11 SEPTEMBER 1920, Page 12

[To THE EDITOR OF THE " SPECTATOR."' Sin,—Really Mr. Anderson

must learn to discriminate between rhetoric and truth if he desires his readers to take him seri- ously. A statement is not made a fact by vociferous assertion. Mr. Anderson professes to quote me textually in three cases, but in each instance he misquotes, and in one case altogether alters the sense of what I said. Some men would as soon be charged with filching their neighbour's purse, but Mr. Anderson has already made it clear that his standards of morality are unusual. If the Red Dawn (a sinister name) is edited on the same lines it should provide exhilarating, if unreliable, reading. One fact emerges, however, from Mr. Anderson's rather confused letter. It is that he desires the world to accept government by the proletariat as at present operating in Bolshevik Russia. This, he says, has never hitherto been tried. He ignores the fact that the proletariat has practically no voice in Russian affairs, which are in the hands of a small group of criminals. If he reads the useful little text-book written by W. Warde Fowler, M.A., entitled Rome, or follows the story of the French Revolution as between the periods of January, 1793, and March, 1794, he will learn that something very like the present Russian experiment, including in the case of France the repudiation of God and all His laws, was tried by the Roman and French Empires— to quote only two historic instances. If Mr. Anderson disputes 'that these instances are parallel, let him read the statements of Mrs. Philip Snowden or the Hon. Bertrand Russell, both of whom went out to Bolshevik Russia to see for themselves the new Garden of Eden, with other Labour representatives, and who sorrowfully reported on their disillusionment on their return. If Mr. Anderson argues that the present terrorism in Russia is but the birth-pangs of a new communistic civiliza- tion, in which materialistic developmeitt is to banish all other ideals, then he will find the story of Robert Owen instructive reading, for there again he will learn of the failure of small Socialistic states.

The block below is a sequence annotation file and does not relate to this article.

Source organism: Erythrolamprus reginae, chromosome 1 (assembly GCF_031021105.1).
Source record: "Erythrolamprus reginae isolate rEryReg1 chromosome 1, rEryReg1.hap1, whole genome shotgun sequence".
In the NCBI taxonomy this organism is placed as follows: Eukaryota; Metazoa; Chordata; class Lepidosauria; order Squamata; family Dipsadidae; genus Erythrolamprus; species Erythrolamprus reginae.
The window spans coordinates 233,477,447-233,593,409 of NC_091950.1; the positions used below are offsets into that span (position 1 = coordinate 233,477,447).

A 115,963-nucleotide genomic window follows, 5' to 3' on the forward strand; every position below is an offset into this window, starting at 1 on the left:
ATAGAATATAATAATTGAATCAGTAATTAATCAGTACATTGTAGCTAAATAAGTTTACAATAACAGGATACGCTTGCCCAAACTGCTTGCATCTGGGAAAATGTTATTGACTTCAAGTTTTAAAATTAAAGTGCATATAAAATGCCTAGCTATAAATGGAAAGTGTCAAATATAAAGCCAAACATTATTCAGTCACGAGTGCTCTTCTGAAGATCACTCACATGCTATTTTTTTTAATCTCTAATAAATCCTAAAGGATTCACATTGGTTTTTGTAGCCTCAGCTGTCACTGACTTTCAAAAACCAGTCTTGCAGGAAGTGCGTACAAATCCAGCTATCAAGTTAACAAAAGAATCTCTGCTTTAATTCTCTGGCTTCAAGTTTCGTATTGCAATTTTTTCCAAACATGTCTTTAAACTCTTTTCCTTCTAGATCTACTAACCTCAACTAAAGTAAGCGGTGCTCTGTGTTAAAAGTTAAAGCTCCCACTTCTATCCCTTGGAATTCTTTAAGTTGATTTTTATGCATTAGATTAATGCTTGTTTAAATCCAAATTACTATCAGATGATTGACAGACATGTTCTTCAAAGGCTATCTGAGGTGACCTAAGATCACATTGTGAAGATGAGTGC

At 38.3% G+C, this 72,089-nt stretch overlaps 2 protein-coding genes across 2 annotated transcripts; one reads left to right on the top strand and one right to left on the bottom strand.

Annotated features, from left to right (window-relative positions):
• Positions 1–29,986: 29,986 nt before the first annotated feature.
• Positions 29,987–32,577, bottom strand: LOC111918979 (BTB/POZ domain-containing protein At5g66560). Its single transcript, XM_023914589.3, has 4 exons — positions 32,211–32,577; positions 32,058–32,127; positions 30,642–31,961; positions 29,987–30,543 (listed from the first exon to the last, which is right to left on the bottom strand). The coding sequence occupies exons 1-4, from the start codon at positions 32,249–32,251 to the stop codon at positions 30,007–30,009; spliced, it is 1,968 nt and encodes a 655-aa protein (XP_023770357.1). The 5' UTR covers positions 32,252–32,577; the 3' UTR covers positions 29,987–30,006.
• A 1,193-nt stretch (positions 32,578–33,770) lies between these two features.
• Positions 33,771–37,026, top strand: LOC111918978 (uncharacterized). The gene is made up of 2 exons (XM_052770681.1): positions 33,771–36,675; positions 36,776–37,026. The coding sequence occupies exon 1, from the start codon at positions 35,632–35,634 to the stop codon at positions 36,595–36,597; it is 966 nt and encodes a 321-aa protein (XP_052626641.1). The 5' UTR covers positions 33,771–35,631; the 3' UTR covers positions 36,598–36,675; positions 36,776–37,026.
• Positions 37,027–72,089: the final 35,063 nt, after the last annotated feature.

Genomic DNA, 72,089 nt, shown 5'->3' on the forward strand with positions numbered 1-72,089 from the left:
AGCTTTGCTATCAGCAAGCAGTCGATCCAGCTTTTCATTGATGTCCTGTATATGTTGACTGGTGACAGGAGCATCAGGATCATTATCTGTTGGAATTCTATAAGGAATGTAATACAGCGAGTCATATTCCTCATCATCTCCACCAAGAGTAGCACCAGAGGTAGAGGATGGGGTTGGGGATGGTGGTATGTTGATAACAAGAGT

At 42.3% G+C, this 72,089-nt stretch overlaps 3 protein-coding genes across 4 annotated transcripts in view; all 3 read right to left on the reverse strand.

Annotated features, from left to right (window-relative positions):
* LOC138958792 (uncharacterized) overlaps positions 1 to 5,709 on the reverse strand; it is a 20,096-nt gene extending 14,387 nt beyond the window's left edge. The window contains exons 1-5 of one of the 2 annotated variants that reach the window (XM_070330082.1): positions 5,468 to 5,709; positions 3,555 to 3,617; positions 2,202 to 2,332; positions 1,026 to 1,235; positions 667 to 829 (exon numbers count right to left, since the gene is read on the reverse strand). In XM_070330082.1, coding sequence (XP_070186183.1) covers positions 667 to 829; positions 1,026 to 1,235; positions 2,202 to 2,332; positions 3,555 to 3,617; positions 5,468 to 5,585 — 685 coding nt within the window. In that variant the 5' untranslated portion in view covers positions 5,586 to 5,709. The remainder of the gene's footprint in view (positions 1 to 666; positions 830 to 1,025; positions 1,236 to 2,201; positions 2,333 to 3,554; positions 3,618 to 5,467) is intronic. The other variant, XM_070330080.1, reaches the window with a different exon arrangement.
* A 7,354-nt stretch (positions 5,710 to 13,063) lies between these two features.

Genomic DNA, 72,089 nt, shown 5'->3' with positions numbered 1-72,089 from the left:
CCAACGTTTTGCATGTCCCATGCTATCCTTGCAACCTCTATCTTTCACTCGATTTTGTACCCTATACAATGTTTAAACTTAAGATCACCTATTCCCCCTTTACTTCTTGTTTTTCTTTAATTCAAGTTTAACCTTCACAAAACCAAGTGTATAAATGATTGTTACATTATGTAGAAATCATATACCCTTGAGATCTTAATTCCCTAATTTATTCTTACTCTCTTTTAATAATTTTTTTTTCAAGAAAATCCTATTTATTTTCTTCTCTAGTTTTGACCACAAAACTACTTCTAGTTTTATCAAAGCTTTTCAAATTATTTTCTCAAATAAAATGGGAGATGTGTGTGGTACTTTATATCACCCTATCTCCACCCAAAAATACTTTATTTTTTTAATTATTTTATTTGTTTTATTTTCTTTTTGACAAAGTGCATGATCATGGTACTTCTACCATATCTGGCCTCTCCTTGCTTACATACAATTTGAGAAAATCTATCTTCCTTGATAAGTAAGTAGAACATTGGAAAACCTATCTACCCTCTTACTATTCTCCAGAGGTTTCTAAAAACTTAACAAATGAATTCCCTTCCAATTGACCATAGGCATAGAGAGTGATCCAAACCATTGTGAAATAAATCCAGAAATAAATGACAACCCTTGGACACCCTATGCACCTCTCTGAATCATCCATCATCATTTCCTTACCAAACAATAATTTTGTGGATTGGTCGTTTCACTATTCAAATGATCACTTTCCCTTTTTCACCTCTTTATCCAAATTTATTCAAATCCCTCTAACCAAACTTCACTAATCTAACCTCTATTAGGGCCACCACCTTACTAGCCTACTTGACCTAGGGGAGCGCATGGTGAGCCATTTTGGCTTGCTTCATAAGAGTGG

Mr. Anderson's fundamental error lies in thinking that any particular form of government can necessarily secure the well- being of civilization. Government by autocracy has failed in the past, not necessarily because autocratic government was wrong in itself, but because the autocrat frequently blossoms into a despot. Democratic government is considered safer only because there are a larger -number of checks on mis- government. Personally, although I believe in government by democracy, I would sooner accept government by an educated autocracy than by an uneducated democracy, which is only another way of saying that it is not the form of government but the spirit which animates it that is important. Because Mr. Anderson does not recognize this vital fact he has no use for religion, which is the only security for humanity against misgovernment. Mr. Tom Anderson is doubtless moved to indignation by life's apparent inequalities. He hates war, poverty,- unemployment, and unjust stewardship. He sees selfishness dominant and helpless ignorance exploited, and his

blood boils. I sympathize entirely with his indignation, but I repudiate his remedy as futile and superficial. The new world is not to be born through a period of revolution, to be discovered at the point of the bayonet, or by tearing down our present civilization. Mr. Anderson sees no immutable law working in life. For him there is no just Creator who makes a man or a nation reap what they sow. Those who believe in the God that he refuses to accept see an exact and inescapable law operating in life. They believe that selfishness has in it the seeds of its own a3struction, and that the remedy for all our present perplexities is to be found in the recognition of, and the obedience to, the eternal laws of life. Mr. Anderson offers us as an alternative the Sinn Fein methods of murder and pillage. He must not be surprised if his readers are impatient with his simplicity.—I am, Sir, &c., ANGUS WATSON.

Whitewell Lodge, Adderstone Crescent, Newcastle-on-Tyne.